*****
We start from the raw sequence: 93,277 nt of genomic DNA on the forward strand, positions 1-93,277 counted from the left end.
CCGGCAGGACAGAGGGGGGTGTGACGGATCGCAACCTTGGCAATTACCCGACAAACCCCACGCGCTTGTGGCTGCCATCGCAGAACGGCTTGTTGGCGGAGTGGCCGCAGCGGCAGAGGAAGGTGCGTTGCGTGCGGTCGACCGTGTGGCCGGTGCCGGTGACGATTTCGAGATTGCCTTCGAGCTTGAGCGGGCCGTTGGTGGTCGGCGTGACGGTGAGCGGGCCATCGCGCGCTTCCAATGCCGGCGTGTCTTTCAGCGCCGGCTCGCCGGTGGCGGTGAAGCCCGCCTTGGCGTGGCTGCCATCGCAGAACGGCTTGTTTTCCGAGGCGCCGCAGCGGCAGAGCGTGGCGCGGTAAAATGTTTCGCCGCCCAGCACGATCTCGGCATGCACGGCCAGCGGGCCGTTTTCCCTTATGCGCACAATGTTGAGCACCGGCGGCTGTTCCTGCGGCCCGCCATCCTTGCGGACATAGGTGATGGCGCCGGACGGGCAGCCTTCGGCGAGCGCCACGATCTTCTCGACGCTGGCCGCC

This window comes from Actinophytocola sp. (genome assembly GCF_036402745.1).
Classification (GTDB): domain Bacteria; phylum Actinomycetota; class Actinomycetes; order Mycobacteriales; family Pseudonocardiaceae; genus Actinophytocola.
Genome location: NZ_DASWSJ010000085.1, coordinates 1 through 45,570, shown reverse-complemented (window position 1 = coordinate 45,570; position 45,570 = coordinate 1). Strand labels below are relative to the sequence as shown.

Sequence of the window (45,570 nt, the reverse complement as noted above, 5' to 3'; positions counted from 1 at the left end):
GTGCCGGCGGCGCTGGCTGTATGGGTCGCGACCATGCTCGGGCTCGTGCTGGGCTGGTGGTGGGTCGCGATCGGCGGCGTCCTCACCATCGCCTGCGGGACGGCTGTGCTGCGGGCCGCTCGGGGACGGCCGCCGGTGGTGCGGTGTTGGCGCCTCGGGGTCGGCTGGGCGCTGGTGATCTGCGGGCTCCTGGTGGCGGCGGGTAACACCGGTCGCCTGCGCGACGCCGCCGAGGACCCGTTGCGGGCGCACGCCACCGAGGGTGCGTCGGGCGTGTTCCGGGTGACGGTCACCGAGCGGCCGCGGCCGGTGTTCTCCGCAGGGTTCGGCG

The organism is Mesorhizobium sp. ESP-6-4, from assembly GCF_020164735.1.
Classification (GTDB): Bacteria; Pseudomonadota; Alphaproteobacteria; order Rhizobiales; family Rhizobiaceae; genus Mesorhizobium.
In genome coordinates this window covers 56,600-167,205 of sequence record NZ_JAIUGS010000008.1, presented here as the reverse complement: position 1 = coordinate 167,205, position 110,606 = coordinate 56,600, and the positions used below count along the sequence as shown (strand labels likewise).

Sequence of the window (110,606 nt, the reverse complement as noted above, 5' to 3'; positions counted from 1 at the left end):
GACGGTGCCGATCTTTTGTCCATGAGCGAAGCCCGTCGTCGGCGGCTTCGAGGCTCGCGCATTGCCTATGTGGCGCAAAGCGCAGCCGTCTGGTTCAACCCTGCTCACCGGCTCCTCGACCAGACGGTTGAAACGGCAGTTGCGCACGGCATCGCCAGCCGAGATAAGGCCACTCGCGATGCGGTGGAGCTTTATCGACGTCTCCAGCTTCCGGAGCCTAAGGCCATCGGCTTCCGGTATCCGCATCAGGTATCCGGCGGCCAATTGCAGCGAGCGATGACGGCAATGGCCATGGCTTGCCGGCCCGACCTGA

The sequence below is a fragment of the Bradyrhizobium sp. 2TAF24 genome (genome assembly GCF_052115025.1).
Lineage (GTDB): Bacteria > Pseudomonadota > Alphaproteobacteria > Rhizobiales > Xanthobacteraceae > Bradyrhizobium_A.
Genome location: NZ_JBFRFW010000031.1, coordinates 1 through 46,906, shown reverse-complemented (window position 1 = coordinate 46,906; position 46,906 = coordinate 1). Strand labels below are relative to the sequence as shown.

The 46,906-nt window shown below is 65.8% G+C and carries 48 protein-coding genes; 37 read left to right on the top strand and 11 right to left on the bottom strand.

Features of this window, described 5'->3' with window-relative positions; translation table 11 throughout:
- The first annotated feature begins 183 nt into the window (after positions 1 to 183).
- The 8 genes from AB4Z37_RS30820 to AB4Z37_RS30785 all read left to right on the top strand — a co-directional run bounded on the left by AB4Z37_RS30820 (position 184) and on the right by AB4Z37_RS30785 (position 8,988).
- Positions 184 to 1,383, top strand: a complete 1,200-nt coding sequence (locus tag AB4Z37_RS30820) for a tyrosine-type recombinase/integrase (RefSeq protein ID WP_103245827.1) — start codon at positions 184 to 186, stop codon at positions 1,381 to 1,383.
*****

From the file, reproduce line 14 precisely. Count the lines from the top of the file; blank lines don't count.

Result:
Lineage (GTDB): Bacteria > Pseudomonadota > Alphaproteobacteria > Rhizobiales > Xanthobacteraceae > Bradyrhizobium_A.